from the emergency-shot-of-soy-latte dept.
Trailrunner7 writes "In a sudden about-face, Sun has rushed out a Java update to fix a drive-by download vulnerability that exposed Windows users to in-the-wild malware attacks. The patch comes less than a week after Sun told a Google researcher it did not consider the issue serious enough to warrant an out-of-cycle patch and less than a day after researchers spotted live exploits on a booby-trapped Web site. The flaw, which was also discovered independently by Ruben Santamarta, occurs because the Java-Plugin Browser is running 'javaws.exe' without validating command-line parameters. Despite the absence of documentation, a researcher was about to figure out that Sun removed the code to run javaws.exe from the Java plugin. The about-face by Sun is another sign that some big vendors still struggle to understand the importance of working closely with white hat researchers to understand the implications of certain vulnerabilities. In this case, Google's Tavis Ormandy was forced to use the full-disclosure weapon to force the vendor into a proper response."
J. Dzhugashvili writes "New SSDs just keep coming out from all corners of the market, and keeping track of all of them isn't the easiest job in the world. Good thing SSD roundups pop up every once in a while. This time, Western Digital's recently launched SiliconEdge Blue solid-state drive has been compared against new entrants from Corsair, Kingston, and Plextor. The newcomers faced off against not just each other, but also Intel's famous X25-M G2, WD's new VelociRaptor VR200M mechanical hard drive, and a plain-old WD Caviar Black 2TB thrown in for good measure. Who came out on top? Priced at about the same level, the WD and Plextor drives each seem to have deal-breaking performance weaknesses. The Kingston drive is more affordable than the rest, but it yielded poor IOMeter results. In the end, the winner appeared to be Corsair's Nova V128, which had similar all-around performance as Intel's 160GB X25-M G2 but with a slightly lower capacity and a more attractive price." Thanks to that summary, you might not need to wade through all 10 of the pages into which the linked article's been split.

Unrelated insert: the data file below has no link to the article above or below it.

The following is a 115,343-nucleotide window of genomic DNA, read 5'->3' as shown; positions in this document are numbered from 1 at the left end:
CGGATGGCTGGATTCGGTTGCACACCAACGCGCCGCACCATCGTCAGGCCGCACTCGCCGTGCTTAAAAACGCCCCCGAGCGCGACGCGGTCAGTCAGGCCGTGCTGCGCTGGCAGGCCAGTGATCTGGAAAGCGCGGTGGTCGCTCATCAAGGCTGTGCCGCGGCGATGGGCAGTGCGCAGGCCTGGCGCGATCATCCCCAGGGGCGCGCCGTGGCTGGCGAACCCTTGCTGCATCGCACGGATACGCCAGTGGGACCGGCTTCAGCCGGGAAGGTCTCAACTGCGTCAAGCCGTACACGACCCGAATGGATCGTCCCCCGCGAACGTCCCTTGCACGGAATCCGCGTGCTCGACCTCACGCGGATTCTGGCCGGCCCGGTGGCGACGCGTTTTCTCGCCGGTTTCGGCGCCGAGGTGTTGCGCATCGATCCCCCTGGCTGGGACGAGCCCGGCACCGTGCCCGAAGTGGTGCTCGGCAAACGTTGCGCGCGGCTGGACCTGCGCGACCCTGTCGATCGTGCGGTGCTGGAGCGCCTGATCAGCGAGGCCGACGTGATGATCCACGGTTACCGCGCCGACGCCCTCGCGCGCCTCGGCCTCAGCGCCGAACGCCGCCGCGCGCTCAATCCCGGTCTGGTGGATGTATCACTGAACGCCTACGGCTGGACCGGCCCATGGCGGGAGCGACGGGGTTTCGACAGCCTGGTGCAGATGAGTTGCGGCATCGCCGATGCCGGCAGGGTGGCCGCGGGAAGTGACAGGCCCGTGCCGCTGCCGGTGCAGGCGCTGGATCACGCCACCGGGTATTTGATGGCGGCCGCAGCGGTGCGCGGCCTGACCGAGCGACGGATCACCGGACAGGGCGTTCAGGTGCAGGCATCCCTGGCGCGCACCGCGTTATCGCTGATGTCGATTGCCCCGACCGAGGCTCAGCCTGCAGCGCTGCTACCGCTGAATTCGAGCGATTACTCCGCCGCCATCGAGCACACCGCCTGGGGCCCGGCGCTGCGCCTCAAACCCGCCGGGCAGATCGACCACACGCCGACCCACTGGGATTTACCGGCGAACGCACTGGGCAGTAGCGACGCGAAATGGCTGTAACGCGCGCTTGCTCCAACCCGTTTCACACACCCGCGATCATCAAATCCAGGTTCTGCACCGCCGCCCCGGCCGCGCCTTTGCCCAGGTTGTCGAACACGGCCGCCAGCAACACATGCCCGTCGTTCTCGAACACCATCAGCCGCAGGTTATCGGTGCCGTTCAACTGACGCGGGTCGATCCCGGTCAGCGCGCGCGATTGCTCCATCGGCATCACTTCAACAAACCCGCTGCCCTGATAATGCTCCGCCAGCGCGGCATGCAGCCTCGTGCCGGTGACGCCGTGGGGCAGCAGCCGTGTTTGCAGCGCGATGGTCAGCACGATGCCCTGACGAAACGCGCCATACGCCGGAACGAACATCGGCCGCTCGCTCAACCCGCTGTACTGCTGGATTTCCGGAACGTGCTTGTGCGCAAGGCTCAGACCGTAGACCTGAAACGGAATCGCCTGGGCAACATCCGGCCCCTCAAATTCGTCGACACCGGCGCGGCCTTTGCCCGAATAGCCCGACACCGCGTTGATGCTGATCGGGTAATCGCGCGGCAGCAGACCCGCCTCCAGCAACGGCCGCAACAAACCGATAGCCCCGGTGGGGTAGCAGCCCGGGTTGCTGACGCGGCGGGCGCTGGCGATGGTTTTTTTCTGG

An anonymous reader tips a blog posting that begins "A few blogs are passing around videos of the Ishikawa Komuro Lab's high-speed robot hand performing impressive acts of dexterity and skillful manipulation. However, the video being passed around is slight on details. Meanwhile, their video presentation at ICRA 2009 (which took place in May in Kobe, Japan) has an informative narration and demonstrates additional capabilities. ... [It] shows the manipulator dribbling a ping-pong ball, spinning a pen, throwing a ball, tying knots, grasping a grain of rice with tweezers, and tossing / re-grasping a cellphone!"
Caffeinebot writes: "As a programmer I have a tendency to get engrossed in the current bug/feature/solution, for hours at a time. Even when Gnome imposes a typing break every hour, by the end of the day my back gets sore and my overall body is unhappy- so I ask slashdotters what is your favorite chair that gives you maximum upper and lower lumbar support for maximum ergonomic comfort?"